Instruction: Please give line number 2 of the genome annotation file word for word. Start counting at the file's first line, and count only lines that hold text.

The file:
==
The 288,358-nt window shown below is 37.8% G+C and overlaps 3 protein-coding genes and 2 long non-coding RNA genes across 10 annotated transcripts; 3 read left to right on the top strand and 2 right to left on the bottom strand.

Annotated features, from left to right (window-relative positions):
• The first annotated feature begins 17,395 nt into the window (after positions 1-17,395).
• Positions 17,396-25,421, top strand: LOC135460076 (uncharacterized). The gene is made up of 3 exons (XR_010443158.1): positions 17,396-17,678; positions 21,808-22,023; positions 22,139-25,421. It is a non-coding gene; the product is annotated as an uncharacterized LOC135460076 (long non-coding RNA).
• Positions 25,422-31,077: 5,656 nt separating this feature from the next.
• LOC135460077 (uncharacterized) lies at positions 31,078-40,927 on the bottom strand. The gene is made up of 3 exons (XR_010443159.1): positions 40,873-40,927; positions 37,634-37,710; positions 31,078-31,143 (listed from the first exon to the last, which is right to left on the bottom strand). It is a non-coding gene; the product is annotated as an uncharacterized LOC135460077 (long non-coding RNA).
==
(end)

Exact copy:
Annotated features, from left to right (window-relative positions):